August 25, 2016
The internet allows people to speak to a larger audience than ever before. The ability to create websites for free with little to no coding experience, social media posts reaching thousands of people and simply typing a question into a browser and getting more information has changed the way society distributes information.
One Texas Tech professor is using this to his advantage with his blog "Knowledge Problem."
Michael Giberson, associate professor of practice in the Area of Energy, Economics and Law in the Rawls College of Business Administration, co-blogs on the site "Knowledge Problem," which recently was named to the Top 100 Economists Blogs of 2016 list by Intelligent Economist.
Intelligent Economist is a website created by a former University of Southern California student, according to its website. The goal of the blog is simple – to provide easy access and information about economics to anyone.
The top 100 list contains a variety of good blogs, Giberson said. He believes being a part of this list will bring more traffic to the site. Giberson co-blogs on "Knowledge Problem" with Lynne Kiesling, an associate professor of instruction in the Department of Economics at Northwestern University.
Kiesling created "Knowledge Problem" in 2002 and Giberson joined in 2004. He said he did not have a blog of his own and the two connected because of their similar research interests.
"It was a way of diversifying topics and combining interests and outlook," he said. "The blog works in a couple of different ways; it's a good way to document reactions and ideas."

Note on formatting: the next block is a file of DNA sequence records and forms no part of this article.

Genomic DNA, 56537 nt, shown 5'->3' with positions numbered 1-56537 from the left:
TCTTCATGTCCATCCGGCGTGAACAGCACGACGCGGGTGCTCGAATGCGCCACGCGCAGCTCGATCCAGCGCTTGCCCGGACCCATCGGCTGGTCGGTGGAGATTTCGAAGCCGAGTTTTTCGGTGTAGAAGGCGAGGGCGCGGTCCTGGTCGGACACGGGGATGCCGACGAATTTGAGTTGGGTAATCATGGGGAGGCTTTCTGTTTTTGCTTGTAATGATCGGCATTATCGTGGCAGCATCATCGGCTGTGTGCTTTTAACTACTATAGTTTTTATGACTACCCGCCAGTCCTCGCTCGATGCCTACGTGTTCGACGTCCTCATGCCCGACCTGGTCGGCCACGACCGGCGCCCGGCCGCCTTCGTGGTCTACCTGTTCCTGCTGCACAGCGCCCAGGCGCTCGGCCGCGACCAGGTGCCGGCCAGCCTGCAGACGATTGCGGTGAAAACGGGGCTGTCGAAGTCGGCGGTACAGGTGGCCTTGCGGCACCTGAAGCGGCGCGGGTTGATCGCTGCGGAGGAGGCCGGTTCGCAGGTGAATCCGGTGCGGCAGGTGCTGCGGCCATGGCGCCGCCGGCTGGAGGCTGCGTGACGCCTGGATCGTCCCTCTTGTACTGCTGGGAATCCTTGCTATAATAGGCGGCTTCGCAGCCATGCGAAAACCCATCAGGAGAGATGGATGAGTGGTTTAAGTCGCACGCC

Now, 12 years after Giberson joined the blog, it is one of the best economics blogs in the country.
Prateek Agarwal, owner of the Intelligent Economist, said the blogs on the list are not ranked in order and were chosen based on multiple factors, including popularity, links from other blogs, quality of information, awards received and consistency of posting.
"So in line with that, 'Knowledge Problem' was chosen because professor Giberson and professor Kiesling have been writing great posts on energy economics, of which there aren't many other blogs on my list," he said. "Their writing is accessible to most audiences, and I thought it was an important blog for people to learn about the consequences of energy policy, law and news and the economic impact of those on our environment."
Giberson said "Knowledge Problem" is a way to turn a couple of posts into a larger article or an essay to be published elsewhere. He uses the blog to tie the news into academia and his research.
In the classroom at Texas Tech, Giberson has assigned "Knowledge Problem" as supplemental reading about topics he has written and is teaching in his classes.
Giberson said he is free to research and look into topics he finds interesting. He is able to use his blog as an informal way of getting feedback and ideas from other academics, which could help him further research a topic and improve his work as a professor.